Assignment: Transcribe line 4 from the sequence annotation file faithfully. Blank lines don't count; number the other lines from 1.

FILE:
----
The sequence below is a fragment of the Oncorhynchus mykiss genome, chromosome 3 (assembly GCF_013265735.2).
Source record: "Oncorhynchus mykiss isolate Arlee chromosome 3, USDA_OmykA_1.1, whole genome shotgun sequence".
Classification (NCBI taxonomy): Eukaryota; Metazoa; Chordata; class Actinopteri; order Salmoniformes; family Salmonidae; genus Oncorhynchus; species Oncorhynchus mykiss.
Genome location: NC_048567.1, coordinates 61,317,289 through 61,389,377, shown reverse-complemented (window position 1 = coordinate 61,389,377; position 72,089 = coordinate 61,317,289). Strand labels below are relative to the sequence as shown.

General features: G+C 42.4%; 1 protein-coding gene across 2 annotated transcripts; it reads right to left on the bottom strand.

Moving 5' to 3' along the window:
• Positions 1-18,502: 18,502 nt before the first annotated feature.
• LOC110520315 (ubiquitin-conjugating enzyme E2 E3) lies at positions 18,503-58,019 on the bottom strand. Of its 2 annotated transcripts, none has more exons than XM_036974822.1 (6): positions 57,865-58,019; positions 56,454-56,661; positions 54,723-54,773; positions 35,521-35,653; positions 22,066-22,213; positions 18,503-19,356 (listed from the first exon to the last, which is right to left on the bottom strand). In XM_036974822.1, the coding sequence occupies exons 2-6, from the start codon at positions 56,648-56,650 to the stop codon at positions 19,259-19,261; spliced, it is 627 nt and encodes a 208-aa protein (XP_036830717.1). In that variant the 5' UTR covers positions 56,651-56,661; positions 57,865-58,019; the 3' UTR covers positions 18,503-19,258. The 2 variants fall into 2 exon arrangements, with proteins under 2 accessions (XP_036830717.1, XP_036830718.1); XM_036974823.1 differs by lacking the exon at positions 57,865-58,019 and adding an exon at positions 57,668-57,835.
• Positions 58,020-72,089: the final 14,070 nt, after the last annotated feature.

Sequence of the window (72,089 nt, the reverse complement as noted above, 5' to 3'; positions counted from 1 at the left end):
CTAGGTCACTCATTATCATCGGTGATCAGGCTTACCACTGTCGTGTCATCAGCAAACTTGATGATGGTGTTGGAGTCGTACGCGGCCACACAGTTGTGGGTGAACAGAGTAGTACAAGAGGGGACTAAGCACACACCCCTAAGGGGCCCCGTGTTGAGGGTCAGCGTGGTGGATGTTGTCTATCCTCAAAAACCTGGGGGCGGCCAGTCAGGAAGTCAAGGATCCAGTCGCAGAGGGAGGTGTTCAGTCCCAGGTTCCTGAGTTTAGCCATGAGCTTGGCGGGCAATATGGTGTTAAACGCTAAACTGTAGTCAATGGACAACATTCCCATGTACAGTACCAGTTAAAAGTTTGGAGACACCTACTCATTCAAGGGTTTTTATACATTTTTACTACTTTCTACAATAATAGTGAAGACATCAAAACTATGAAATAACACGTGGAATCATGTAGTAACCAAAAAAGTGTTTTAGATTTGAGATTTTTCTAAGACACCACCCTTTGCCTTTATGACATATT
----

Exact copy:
Genome location: NC_048567.1, coordinates 61,317,289 through 61,389,377, shown reverse-complemented (window position 1 = coordinate 61,389,377; position 72,089 = coordinate 61,317,289). Strand labels below are relative to the sequence as shown.